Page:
The Key Points of Glaucoma

Last Saturday, March the 12th was World’s Glaucoma Day. Did you know that Glaucoma is one of the main causes of blindness in dogs? In order to increase the awareness and knowledge of this disease that is one of the most common ocular emergencies in the small animal practice, we’ll explain the key points of the pathology.

Glaucoma is a chronic neurodegenerative disease of the Optic Nerve and retina. It is characterized by an alteration in the balance between the production and the output of the aqueous humor, leading to its accumulation inside the eye and thus, an increase of the intraocular pressure (IOP). The consequences of the IOP increase are the progressive damage of the retinal Ganglion Cells leading to their apoptosis and the neuritis of the Optic Nerve that may lead to the loss of the patient's vision. The patient's prognosis is usually reserved, with most of them losing both eyes sight progressively and even in some cases, leaving the veterinarian with no other solution but the enucleation of the affected eye/s.

Glaucoma can be classified in the following different ways:

  • According to their evolution, we can classify them as acute or chronic.
  • Depending on the cause, we can differentiate them between:
    • Congenital
    • Primary: usually linked to hereditary factors. It is the most common in dogs.
    • Secondary to other intraocular pathologies. Most common in cats.
  • Depending on the morphology of the iridocorneal angle, they might be of:
    • Open angle: it is the most common in humans. There are some predisposed breeds, such as Beagle or Norweigan Elkhound.
    • Narrow angle
    • Closed angle: It is the most common kind in dogs. Some predisposed breeds are American and English Cocker Spaniel, Basset Hound, Chihuahua, Great Dane, Labrador Retriever, Chow-Chow, Shar-pei, etc. just as we already informed you some time ago in our social networks (Linkedin, Instagram).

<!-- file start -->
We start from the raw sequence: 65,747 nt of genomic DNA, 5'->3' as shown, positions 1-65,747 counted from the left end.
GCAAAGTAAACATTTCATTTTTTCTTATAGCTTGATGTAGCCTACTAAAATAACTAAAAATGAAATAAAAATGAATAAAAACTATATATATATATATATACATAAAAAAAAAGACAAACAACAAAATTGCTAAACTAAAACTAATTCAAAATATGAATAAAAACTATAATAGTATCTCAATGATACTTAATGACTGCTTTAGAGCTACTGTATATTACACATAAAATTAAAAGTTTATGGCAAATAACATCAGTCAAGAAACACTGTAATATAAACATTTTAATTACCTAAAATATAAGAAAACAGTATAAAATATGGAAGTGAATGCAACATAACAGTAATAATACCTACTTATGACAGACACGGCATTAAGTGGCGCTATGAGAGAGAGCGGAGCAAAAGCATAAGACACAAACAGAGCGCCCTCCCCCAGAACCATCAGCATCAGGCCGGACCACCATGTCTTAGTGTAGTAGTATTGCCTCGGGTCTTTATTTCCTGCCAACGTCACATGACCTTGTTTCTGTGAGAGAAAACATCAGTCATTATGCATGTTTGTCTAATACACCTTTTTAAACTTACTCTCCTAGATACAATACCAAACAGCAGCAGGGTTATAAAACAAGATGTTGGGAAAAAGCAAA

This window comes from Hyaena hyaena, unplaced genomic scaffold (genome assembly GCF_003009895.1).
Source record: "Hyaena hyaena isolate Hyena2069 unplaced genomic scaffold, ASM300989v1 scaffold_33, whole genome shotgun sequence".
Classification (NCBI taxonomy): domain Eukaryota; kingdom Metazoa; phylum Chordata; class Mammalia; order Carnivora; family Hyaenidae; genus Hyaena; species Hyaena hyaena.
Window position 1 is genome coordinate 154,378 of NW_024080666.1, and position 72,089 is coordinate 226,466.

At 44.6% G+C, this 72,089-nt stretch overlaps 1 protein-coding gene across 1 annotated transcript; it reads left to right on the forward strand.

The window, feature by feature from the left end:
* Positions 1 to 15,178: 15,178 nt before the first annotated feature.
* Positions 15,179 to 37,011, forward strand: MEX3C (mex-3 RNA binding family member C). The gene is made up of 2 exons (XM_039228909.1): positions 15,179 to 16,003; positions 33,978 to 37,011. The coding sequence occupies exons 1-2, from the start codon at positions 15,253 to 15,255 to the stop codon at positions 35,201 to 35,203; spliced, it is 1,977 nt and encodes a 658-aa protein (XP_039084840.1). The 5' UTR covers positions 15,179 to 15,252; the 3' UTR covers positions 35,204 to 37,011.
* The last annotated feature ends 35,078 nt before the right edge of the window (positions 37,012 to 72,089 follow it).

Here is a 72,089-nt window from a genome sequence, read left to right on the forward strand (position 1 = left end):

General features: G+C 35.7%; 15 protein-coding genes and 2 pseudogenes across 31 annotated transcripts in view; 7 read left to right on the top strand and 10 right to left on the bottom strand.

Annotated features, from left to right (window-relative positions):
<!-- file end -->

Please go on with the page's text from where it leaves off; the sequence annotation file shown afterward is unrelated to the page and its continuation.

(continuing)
In the most initial phases when the IOP is lightly elevated, the symptoms usually go unnoticed by the owners, but they will progress until the IOP is markedly elevated and in that moment the patient will present all or some of the following symptoms: severe pain, reddened eyes, photophobia (intolerance to light), epiphora (excessive and constant tearing), mydriasis (pupil dilation), etc.

To reach its diagnosis the veterinarians will have to look at the patient’s clinical history, perform a general and ophthalmological examination, measurement of IOP by tonometry (there is a variety of different ones in the market) and evaluate the morphology of the iridocorneal angle with gonioscopy. In some cases, other techniques such as high-resolution ultrasound may also be performed.

Various types of treatments, both medical (topical or systemic) and surgical (such as the different techniques of laser cyclodestructive surgery) can be used to try to reduce the IOP. Another key asset in the treatment of glaucoma to try to delay as much as possible the loss of the patient's vision, either in both eyes in early diagnosis or at least one of the two, when the vision has already been lost in one, will be the supplementation with nutraceuticals such as Glauco, rich in B group vitamins and other antioxidant and neuroprotective substances such as Ginkgo Biloba or wild blueberry, to help reduce the progression of the disease and then, protect the retina and the Optic Nerve from damaging free radicals due to increased oxidative stress and increase blood flow to the Optic Nerve.

In conclusion, the more information and knowledge we have about glaucoma and the earlier it is diagnosed, and the vision of both or at least one of the two eyes is preserved, the greater the opportunity for the treatment options to be more effective, reducing then the damage to the retina and Optic Nerve and improving the dog’s quality of life.